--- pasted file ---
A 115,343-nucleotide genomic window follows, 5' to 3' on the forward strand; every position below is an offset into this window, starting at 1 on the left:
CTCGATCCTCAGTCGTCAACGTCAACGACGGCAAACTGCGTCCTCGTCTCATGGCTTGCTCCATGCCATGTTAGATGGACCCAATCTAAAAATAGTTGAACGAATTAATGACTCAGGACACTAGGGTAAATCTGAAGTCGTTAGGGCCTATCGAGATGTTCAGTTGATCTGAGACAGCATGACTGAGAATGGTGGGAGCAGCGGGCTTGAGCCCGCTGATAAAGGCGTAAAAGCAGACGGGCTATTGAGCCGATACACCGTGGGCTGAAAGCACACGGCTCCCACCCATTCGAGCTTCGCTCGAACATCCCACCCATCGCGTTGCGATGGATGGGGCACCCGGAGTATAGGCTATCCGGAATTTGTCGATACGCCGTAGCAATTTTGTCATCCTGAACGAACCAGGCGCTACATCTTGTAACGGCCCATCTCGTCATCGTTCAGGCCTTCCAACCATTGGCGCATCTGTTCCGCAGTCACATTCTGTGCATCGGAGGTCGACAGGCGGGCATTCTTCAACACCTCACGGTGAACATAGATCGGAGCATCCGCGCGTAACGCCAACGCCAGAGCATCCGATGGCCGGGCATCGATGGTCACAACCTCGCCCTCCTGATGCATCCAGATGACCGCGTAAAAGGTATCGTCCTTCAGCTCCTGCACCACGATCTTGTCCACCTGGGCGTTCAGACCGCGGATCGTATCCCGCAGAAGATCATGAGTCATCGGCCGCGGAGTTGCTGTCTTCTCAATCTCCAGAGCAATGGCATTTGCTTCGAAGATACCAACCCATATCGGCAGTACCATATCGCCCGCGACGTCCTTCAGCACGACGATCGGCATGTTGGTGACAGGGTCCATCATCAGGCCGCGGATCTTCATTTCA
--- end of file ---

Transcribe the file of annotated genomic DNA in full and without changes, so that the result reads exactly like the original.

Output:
A 115,343-nucleotide genomic window follows, 5' to 3' on the forward strand; every position below is an offset into this window, starting at 1 on the left:
CTCGATCCTCAGTCGTCAACGTCAACGACGGCAAACTGCGTCCTCGTCTCATGGCTTGCTCCATGCCATGTTAGATGGACCCAATCTAAAAATAGTTGAACGAATTAATGACTCAGGACACTAGGGTAAATCTGAAGTCGTTAGGGCCTATCGAGATGTTCAGTTGATCTGAGACAGCATGACTGAGAATGGTGGGAGCAGCGGGCTTGAGCCCGCTGATAAAGGCGTAAAAGCAGACGGGCTATTGAGCCGATACACCGTGGGCTGAAAGCACACGGCTCCCACCCATTCGAGCTTCGCTCGAACATCCCACCCATCGCGTTGCGATGGATGGGGCACCCGGAGTATAGGCTATCCGGAATTTGTCGATACGCCGTAGCAATTTTGTCATCCTGAACGAACCAGGCGCTACATCTTGTAACGGCCCATCTCGTCATCGTTCAGGCCTTCCAACCATTGGCGCATCTGTTCCGCAGTCACATTCTGTGCATCGGAGGTCGACAGGCGGGCATTCTTCAACACCTCACGGTGAACATAGATCGGAGCATCCGCGCGTAACGCCAACGCCAGAGCATCCGATGGCCGGGCATCGATGGTCACAACCTCGCCCTCCTGATGCATCCAGATGACCGCGTAAAAGGTATCGTCCTTCAGCTCCTGCACCACGATCTTGTCCACCTGGGCGTTCAGACCGCGGATCGTATCCCGCAGAAGATCATGAGTCATCGGCCGCGGAGTTGCTGTCTTCTCAATCTCCAGAGCAATGGCATTTGCTTCGAAGATACCAACCCATATCGGCAGTACCATATCGCCCGCGACGTCCTTCAGCACGACGATCGGCATGTTGGTGACAGGGTCCATCATCAGGCCGCGGATCTTCATTTCA